Discounting Prices for Sales

 

To Discount or Not to Discount?

Are you or your salespeople discounting to win business?

This is a common problem that I’ve observed with a lot of clients that I have worked with.

What causes this problem?

There are many reasons.

Firstly, there is the pressure we put on ourselves to win the business.

Secondly, there is the pressure that the Customer/Client will put on us to drop our prices.

This comes about because we haven’t created enough value for the buyer for them to justify paying what we are asking.

All of us as Buyers are essentially running a business case inside our heads – do the Benefits outweigh the Costs? We do this calculation on a daily basis in our personal lives and in more complex situations in our business lives.

The critical key for the Seller is – have we identified for the customer/client what the problem is that needs to be solved and what the upside value would be if they actually had that problem solved?

For example, on a $10,000 sale with a 10% discount of $1,000 – it may not seem like we are giving too much money away. The problem is that this $1,000 comes straight out of the bottom line of the business – hence significantly impacting the businesses profits.

Let me share with you an example, I was talking with a client of mine Mark who is the National Sales Manager of a Financial Services firm. Mark was telling me about a meeting that he had been having with a client and they talked about problems the client was experiencing in his business and about future opportunities in that business.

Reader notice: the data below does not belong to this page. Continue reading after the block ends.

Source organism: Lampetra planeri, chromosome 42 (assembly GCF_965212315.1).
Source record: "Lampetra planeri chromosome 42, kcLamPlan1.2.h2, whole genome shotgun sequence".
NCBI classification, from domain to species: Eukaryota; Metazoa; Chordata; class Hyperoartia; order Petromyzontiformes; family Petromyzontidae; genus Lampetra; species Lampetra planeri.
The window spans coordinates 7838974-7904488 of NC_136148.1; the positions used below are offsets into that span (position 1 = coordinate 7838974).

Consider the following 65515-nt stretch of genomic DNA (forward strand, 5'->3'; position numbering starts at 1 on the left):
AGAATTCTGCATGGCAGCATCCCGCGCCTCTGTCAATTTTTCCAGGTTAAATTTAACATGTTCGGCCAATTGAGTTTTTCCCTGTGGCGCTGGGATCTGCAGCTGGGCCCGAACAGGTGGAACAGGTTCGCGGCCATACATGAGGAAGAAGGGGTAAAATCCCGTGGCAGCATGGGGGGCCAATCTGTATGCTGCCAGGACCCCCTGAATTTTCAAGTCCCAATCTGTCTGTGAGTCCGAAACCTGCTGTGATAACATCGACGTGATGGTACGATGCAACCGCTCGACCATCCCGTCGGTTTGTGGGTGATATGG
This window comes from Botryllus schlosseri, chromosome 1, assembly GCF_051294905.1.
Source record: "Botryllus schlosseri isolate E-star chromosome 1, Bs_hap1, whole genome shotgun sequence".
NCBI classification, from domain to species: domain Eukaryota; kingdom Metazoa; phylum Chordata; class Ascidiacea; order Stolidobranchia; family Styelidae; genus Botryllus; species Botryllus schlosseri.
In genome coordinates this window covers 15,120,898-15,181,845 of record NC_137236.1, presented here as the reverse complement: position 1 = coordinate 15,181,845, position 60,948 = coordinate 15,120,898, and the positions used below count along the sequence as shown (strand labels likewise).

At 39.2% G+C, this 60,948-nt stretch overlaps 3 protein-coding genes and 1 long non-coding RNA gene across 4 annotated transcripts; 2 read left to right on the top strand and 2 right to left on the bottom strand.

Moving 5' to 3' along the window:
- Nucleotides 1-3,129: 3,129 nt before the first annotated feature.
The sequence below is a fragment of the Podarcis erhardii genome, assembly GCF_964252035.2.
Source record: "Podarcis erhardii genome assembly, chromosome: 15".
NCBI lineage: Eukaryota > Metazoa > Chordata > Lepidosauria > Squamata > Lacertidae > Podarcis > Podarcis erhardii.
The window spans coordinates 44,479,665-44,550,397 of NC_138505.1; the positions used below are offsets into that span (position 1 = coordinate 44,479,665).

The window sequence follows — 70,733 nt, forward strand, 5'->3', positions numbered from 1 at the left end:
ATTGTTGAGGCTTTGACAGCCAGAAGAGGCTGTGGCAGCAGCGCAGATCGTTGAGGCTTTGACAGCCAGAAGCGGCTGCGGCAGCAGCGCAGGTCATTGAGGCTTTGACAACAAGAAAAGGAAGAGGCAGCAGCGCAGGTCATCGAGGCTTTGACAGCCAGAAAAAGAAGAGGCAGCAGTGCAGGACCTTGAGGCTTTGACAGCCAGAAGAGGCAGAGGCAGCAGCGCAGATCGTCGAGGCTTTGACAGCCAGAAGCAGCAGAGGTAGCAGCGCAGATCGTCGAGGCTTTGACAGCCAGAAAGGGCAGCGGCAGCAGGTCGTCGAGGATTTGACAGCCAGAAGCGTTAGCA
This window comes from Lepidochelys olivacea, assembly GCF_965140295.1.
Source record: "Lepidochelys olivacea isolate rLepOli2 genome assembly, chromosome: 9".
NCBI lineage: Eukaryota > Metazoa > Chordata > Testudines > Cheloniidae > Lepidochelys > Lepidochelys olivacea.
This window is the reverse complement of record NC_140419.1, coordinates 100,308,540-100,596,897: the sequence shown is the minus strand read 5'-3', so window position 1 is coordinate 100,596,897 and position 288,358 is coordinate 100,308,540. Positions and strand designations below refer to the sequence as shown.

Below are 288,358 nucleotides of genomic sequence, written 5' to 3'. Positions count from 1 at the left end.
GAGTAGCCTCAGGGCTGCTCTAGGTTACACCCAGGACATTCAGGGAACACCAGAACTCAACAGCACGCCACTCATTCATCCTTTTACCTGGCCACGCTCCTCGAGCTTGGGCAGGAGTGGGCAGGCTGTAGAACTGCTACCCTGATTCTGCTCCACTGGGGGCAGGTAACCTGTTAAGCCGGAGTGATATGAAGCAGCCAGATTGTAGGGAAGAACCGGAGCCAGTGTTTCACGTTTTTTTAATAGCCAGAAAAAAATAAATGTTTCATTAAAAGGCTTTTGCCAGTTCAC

At the end of the meeting Mark asked the Client “When the account manager comes to see you what does he talk to you about?”

The Client said all he talks to me about is his products, he adds no value to my business and because of that I just drill him on price.

Hence the Account Manager drops his prices and discounts and caves in to the pressure from the Client – which was actually caused by ineffective selling skills on the part of the Account Manager.

One of the implications of discounting is that it creates a habit in the mind of the buyer to constantly ask for a discount.

This will cost a business thousands and millions of dollars over the lifetime value of the customer.

There are many ways to decrease discounting – some are simple and some are more sophisticated.

If you would like to explore these further, then let’s discuss your business and the specific challenges that you are experiencing to identify ways in which you can protect your pricing and margins.

Our Clients

Bill’s coaching, training and consulting engagements have been with: